Robust HR Capability Development: A High-Impact Practice






The notion that HR needs to grow capabilities has been kicking around the C-suite and the back office for quite some time. HR as we know it has been challenged in keeping up with business disruptions, especially those associated with technology, and the growth patterns of its organizational counterparts. This does not mean that HR has been lazy; in reality, practitioners and leaders are so busy looking after the workforce that they can lose sight of their own development. Deloitte’s Global Human Capital Trends[1] reports for the past few years validate the not-so-shocking truth that HR team capabilities are “just ok.”[2] At the same time, our High-Impact HR and High-Impact Talent Acquisition research has identified that robust, explicit HR capability development plans are a leading practice of high-performing organizations. These studies also identified which capabilities lead to better business- and workforce-related outcomes and the gap in capabilities between high- and low-performing HR organizations (see figure below). From managing collaboration to influencing others, the message is clear: today’s HR team has to develop new capabilities and ways of working that enable it to deliver the types of outcomes and innovation needed to be competitive in the future of work.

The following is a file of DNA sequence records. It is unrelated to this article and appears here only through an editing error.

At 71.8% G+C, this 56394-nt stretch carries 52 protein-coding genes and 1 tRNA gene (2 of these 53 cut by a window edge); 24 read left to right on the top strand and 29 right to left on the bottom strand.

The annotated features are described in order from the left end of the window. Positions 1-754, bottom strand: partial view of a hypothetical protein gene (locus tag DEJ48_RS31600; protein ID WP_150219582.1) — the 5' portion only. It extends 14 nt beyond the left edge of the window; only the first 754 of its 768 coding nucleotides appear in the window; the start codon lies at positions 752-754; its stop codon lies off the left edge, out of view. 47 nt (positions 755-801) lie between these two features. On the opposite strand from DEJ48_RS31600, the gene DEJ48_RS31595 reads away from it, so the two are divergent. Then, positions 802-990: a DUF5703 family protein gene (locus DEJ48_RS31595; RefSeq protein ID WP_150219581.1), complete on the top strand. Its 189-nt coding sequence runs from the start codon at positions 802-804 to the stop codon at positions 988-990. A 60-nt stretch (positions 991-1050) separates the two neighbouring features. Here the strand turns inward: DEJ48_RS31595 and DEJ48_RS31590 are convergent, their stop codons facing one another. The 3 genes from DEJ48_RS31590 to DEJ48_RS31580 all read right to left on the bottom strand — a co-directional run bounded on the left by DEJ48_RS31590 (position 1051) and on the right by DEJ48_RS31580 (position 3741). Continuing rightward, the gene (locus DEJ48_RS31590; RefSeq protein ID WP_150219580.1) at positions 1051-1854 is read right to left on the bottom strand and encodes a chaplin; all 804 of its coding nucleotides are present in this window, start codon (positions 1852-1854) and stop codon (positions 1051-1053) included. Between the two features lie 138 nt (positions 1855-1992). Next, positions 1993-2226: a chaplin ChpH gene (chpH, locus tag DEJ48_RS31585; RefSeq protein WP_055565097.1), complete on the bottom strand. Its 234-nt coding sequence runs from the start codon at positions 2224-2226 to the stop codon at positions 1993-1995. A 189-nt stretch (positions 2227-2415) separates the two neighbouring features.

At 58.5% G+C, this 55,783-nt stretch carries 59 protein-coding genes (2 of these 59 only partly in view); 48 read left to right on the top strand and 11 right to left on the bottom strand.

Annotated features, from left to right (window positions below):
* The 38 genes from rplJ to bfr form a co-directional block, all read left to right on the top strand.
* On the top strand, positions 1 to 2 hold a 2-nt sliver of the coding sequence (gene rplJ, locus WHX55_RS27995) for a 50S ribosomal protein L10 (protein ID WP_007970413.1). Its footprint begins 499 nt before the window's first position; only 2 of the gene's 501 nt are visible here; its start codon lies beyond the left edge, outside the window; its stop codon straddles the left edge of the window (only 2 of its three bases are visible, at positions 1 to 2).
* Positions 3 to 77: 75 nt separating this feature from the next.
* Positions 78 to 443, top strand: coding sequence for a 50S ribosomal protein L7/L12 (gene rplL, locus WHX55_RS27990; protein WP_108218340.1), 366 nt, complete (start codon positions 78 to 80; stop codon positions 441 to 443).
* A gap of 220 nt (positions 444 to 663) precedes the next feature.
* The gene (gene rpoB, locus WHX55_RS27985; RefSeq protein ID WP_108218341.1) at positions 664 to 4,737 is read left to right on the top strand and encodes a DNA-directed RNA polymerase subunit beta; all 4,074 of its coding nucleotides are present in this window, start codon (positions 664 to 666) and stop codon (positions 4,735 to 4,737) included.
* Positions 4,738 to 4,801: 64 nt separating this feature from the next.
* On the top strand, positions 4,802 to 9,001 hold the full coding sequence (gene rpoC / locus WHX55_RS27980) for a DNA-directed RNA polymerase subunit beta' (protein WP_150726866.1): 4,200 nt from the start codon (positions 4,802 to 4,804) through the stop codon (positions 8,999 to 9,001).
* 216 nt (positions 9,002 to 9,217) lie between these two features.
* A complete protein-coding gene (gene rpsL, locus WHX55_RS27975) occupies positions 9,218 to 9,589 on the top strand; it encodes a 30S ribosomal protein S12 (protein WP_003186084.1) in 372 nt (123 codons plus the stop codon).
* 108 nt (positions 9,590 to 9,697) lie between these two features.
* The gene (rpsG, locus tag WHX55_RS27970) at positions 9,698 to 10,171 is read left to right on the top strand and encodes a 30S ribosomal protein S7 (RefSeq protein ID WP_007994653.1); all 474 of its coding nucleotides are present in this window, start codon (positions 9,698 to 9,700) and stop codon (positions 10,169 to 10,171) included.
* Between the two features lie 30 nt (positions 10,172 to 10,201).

Source: Bersin, Deloitte Consulting LLP, 2018.

Action is long overdue

Today’s workforce has high expectations of HR and little patience for procrastination. With that in mind, HR teams should stop thinking and planning—and start doing. HR must take action to recognize and remedy the operational deficiencies stemming from out-of-date capabilities—and the mindsets behind them—that have hindered its growth, affected perceptions, and prevented it from making a greater impact.

Improve current capabilities